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San Francisco scrambles to prep for lawsuits after rejecting 800 new housing units

The policy fight over new housing in the Tenderloin and SoMa neighborhoods is flaring up in what will likely be the first round of lawsuits filed against San Francisco over decisions to block two projects. 

Both decisions may be on shaky legal ground; in both cases, the Planning Commission approved the proposals before they were turned down by the Board of Supervisors last month. At a Dec. 14 board meeting, developers of the two projects rattled their legal sabers with accusations that the supervisors had no justification for rejecting the proposals and were inventing reasons after the fact. The state Department of Housing and Community Development has also questioned the decisions. 

YIMBY Law, a pro-housing group, filed suit against the city and the Board of Supervisors on Dec. 30, alleging the decision to block construction of a housing project at 450 O’Farrell St. in the Tenderloin violates the state Housing Accountability Act. The decision was made at an Oct. 5 Board of Supervisors meeting after a Sept. 28 hearing of an appeal of the project’s conditional use permit. 

The Housing Accountability Act allows petitioners to sue cities which fail to approve housing projects that meet their established zoning rules and other established criteria. 

At the  Dec. 14 meeting where the findings associated with the decision were published, YIMBY Law Director Sonja Trauss described those findings as “embarrassing.” She noted that one published finding for denying 450 O’Farrell was on the grounds that the project was not financially viable. She then pointed out that a similar project, the Panoramic Cityspace at 1321 Mission St., was purchased by the city for use as permanent supportive housing.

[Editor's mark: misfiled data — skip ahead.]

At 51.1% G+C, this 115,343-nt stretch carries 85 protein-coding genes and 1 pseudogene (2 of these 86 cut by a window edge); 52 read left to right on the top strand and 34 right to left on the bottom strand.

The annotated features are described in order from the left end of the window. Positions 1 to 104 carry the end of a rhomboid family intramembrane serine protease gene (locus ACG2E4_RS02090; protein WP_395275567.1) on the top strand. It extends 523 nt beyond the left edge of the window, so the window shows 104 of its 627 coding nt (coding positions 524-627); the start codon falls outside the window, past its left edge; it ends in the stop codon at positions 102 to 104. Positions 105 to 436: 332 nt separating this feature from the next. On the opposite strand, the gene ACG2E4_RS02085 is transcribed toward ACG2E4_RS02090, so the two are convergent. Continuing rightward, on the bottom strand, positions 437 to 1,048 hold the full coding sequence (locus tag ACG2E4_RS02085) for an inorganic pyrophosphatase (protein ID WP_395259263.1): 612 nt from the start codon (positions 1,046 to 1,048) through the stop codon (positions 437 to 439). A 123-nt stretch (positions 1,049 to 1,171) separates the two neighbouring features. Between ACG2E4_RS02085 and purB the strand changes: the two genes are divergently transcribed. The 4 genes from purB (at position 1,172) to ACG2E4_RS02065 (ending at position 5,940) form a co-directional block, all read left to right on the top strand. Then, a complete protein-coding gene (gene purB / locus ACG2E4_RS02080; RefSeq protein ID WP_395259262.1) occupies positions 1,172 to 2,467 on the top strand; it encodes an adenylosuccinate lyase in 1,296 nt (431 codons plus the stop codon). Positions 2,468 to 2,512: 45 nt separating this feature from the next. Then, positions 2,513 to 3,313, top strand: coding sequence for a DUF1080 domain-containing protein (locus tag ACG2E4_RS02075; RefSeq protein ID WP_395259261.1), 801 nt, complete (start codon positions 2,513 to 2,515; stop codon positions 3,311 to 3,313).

Letitia Moore, an attorney with Holland and Knight who is representing the developers of the Tenderloin project at 450 O’Farrell testified that “the board’s disapproval of the planning commission’s decision is a clear violation of state housing law, including the Housing Accountability Act. … The project complies with applicable objective standards. The statutory deadline for the city to contend otherwise has passed.” 

In a letter accompanying her testimony, Moore noted that the California Department of Housing and Development had expressed concerns to San Francisco over the supervisors’ “effective denial” of 450 O’Farrell, as well as the practice of “prior Planning Commission approvals of significant housing projects being overturned … without any documented findings.”

Randy Shaw, director of the Tenderloin Housing Clinic and opponent of 450 O’Farrell, says that using the Housing Accountability Act to attack the conditional-use process would be “a big mistake,” particularly in the Tenderloin, which already has density-friendly zoning.

Rafa Sonnenfeld, director of Legal Advocacy at YIMBY Law, disagrees. 

“We think the law in this case requires the city to approve (450 O’Farrell),” Sonnenfeld told The Standard.  “We’re not saying that cities can’t have a conditional-use process. But when a project is covered under the Housing Accountability Act, only the objective components of the conditional-use process should apply.”